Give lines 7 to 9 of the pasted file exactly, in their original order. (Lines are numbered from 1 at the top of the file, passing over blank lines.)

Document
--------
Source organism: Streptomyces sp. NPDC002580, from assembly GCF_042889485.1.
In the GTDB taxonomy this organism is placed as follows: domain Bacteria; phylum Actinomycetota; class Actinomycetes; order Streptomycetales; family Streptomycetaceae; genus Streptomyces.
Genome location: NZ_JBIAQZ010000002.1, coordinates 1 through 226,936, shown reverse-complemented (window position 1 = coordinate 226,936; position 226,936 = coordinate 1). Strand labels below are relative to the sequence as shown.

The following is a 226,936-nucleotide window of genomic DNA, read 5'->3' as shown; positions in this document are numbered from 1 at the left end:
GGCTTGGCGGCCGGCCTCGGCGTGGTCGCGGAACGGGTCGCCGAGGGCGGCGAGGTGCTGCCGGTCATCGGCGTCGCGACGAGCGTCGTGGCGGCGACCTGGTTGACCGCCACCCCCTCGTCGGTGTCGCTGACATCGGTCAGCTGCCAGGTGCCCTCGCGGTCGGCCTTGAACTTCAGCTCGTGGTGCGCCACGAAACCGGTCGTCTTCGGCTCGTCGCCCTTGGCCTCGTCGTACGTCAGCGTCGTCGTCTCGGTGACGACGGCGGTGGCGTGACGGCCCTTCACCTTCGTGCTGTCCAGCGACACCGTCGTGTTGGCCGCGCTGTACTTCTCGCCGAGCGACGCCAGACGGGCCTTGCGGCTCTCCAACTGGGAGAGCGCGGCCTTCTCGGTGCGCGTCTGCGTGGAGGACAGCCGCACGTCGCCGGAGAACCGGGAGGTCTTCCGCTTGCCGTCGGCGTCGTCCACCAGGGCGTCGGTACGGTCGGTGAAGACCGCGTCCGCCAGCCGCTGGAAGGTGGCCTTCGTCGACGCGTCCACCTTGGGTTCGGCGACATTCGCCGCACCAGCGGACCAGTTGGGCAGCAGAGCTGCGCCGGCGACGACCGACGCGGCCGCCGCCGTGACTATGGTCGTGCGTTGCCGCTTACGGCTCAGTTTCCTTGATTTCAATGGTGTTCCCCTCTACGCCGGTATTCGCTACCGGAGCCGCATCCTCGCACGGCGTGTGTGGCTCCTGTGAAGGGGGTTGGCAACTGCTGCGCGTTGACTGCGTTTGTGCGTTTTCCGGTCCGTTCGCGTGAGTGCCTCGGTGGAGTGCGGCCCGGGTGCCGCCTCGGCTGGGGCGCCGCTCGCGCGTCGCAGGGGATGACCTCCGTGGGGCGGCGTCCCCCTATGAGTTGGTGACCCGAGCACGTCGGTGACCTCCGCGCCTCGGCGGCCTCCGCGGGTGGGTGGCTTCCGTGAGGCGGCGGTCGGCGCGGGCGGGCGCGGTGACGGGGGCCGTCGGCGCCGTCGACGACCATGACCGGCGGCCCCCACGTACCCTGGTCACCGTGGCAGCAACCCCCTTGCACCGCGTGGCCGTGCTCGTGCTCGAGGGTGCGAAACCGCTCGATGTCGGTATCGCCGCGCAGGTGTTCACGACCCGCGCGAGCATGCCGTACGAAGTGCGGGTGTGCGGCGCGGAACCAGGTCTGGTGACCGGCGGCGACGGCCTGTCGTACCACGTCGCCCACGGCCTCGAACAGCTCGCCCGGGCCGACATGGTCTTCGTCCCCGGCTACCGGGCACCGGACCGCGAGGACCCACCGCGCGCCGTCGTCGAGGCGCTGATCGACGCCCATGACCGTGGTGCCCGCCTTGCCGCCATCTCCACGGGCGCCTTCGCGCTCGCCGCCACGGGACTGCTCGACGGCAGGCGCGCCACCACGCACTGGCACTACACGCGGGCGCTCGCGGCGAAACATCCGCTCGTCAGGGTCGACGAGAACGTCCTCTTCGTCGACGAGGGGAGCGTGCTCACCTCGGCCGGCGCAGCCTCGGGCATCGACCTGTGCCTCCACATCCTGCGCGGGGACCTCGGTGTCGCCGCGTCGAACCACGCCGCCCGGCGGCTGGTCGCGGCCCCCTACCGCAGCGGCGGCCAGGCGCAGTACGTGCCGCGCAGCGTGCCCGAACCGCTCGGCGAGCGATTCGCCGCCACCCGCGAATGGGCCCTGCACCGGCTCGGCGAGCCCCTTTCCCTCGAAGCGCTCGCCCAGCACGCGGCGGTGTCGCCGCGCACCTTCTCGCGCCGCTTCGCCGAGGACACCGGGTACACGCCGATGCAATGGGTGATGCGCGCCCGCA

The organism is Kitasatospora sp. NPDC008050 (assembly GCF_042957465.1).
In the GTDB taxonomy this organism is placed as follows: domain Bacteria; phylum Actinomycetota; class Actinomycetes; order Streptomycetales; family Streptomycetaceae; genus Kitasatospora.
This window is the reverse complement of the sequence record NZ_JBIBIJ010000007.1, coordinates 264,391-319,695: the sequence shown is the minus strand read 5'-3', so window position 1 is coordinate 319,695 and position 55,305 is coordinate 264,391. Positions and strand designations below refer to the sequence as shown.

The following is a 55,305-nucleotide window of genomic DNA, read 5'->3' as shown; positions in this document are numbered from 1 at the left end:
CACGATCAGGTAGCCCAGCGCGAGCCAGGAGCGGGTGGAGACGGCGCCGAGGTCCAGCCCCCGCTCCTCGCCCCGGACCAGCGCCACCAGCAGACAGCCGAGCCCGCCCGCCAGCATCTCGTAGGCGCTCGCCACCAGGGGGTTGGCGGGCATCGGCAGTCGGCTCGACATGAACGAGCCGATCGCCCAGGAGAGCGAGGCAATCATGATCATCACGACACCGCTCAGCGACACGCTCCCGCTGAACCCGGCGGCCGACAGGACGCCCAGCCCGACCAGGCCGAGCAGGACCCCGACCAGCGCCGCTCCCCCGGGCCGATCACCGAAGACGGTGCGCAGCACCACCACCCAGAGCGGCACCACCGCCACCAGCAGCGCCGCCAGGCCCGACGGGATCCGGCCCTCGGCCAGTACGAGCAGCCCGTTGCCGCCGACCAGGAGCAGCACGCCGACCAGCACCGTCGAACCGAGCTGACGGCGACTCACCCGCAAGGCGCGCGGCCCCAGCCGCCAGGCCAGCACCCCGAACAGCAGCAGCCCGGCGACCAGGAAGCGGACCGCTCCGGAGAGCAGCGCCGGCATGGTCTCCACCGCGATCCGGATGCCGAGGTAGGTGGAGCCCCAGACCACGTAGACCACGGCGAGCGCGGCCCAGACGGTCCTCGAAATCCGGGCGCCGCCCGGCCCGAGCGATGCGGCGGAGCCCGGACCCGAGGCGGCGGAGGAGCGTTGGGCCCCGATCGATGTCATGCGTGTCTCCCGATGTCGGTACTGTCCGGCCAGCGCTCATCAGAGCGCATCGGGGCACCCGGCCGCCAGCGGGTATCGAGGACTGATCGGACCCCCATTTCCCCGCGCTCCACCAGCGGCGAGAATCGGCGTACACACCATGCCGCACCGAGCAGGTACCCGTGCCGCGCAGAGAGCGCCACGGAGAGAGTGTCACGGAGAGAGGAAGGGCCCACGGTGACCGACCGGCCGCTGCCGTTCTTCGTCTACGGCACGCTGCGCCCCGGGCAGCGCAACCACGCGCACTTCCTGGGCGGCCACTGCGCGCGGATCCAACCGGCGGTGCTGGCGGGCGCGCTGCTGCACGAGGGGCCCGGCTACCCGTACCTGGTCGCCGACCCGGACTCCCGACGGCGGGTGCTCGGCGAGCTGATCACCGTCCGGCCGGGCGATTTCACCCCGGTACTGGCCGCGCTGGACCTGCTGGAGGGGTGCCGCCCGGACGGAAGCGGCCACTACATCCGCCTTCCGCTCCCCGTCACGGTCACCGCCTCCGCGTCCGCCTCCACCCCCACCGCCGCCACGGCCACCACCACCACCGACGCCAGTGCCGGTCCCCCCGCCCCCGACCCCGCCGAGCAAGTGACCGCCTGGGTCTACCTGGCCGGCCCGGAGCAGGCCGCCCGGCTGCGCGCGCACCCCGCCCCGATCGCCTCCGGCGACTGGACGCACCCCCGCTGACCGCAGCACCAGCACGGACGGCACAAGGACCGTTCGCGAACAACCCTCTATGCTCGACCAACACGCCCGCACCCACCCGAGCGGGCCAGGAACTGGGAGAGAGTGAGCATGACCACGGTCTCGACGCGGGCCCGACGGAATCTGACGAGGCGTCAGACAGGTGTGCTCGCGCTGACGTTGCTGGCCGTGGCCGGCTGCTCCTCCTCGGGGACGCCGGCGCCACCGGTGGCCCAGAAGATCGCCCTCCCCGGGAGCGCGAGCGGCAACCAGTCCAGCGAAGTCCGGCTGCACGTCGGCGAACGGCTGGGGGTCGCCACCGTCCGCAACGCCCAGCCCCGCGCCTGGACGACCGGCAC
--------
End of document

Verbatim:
In the GTDB taxonomy this organism is placed as follows: domain Bacteria; phylum Actinomycetota; class Actinomycetes; order Streptomycetales; family Streptomycetaceae; genus Kitasatospora.
This window is the reverse complement of the sequence record NZ_JBIBIJ010000007.1, coordinates 264,391-319,695: the sequence shown is the minus strand read 5'-3', so window position 1 is coordinate 319,695 and position 55,305 is coordinate 264,391. Positions and strand designations below refer to the sequence as shown.

The following is a 55,305-nucleotide window of genomic DNA, read 5'->3' as shown; positions in this document are numbered from 1 at the left end: